Card Layout and Features
The Zotac GTX 1070 Ti AMP! Extreme is a big card, and I mean BIG. The cooler is a triple fan design and will occupy two and a half slots on your motherboard (for sanity sake call it three). Ladies will love the 12.8 inches of length making it one of the longest nVidia based cards on the market. To help ram the size of the AMP! Extreme home the card is also taller than most at 5.83 inches.
Needless to say, save this card for a full sized case.
Back plates have become a sudo standard on video cards over the past few years and actualy serve a purpose. Most will note that a decorative backplate helps to pretty up your system build and the bold yellow sash and “Push the Limit” text really describe what the AMP! Extreme is all about. However, this particular backplate is also a major source of reinforcement adding stiffness to the PCB for better heatsink mounting and additional support for the extra weight.
Video output is comprised of a single dual link DVI video output combined with a single HDMI and three Display Port connections. Four of these can be used at the same time allowing you to run 3-way surround and still have a spare monitor for use outside of the game.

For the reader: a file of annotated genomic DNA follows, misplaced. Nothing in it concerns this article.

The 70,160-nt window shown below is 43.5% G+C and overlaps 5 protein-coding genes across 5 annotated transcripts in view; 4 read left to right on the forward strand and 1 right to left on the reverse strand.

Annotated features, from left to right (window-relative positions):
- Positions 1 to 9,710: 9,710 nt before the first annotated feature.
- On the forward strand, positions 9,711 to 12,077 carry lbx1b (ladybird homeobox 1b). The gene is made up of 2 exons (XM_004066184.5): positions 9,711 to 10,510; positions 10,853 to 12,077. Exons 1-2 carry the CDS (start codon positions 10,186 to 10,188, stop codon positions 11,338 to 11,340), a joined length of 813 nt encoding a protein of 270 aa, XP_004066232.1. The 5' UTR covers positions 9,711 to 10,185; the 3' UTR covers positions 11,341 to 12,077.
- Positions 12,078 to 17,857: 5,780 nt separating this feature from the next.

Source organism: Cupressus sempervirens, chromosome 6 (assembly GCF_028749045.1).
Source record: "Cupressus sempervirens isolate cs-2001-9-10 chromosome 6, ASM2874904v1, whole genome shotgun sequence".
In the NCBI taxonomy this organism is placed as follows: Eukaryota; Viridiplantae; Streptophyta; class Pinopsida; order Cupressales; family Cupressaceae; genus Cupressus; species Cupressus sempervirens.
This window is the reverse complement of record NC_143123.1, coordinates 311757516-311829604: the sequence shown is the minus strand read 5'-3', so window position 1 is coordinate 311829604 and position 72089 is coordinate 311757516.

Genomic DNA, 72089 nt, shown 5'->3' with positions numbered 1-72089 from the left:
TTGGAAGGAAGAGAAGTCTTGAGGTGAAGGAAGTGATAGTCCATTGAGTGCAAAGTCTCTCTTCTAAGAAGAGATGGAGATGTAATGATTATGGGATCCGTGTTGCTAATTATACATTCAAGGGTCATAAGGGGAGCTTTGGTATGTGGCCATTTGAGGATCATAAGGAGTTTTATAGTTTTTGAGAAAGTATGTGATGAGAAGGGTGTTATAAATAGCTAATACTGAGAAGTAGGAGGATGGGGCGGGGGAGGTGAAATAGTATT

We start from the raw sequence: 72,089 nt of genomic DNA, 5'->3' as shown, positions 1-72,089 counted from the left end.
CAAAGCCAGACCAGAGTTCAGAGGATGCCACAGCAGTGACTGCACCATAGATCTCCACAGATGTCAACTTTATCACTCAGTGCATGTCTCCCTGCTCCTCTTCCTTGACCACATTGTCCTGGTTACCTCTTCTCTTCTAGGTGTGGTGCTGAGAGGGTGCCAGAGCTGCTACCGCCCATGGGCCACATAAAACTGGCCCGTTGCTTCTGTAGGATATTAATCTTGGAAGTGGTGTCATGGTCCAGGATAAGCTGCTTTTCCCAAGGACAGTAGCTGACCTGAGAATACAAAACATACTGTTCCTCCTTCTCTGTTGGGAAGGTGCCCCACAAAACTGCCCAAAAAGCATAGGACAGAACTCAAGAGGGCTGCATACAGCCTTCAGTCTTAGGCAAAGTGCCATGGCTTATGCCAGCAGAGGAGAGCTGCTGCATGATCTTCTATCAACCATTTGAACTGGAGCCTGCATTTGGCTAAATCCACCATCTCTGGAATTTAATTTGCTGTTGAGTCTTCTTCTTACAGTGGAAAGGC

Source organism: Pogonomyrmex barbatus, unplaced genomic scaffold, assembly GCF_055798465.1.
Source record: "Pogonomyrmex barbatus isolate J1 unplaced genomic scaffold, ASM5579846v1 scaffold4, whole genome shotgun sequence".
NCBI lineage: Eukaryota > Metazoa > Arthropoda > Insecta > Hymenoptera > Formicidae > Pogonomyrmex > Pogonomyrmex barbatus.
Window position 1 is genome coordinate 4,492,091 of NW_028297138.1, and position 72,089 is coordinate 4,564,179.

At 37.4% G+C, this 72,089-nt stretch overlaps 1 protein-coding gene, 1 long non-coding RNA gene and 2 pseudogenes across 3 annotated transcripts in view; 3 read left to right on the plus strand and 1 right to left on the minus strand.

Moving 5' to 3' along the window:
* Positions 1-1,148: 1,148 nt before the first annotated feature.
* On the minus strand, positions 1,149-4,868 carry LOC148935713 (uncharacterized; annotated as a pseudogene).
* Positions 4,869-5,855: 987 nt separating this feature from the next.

3-way and 4-way SLI are possible using the GTX 1070 Ti given the dual SLI bridge connections found at the top of the card. While running more than two cards is possible there has been a fundamental change in how NVIDIA supports SLI which limits full support to only two cards. This was done to facilitate the use of HB (High Bandwidth) SLI bridges that require both SLI fingers and to increase quality by supporting the configuration most gamers use.
Given that this card is taller than most you will want to plan your build accordingly. For instance if you plan to run SLI be sure to get two cards at the same time, One because finding them can be difficult and two because you can’t use a solid SLI bridge if the cards are not level across the SLI fingers.
The Zotac AMP! Extreme features the Triple Fan IceStorm cooling solution. All of the fans will spin to offer maximum performance and to help increase airflow. The fans also feature a unique blade design.
Rotational fans capture air and move it in the direction of the fan blades. Due to centrifugal force the air will slide away from the center of the fan and exit near the tip. This is why air will exit in a cone shape and not directly downwards. You can alter how the air reacts by changing the blade design and is what Zotac is doing with the IceStorm fans.
The extended blade near the fan center is longer than the rest and offers more surface area and a vertical block to prevent air from moving past and to the fan edges. The idea is to provide a more even airflow across the cooler and increase cooling efficiency.
I will say this works in theory. What is difficult to tell is that if overall cooling performance is increased more by the fan design or the fact that the cooler is extremely oversized.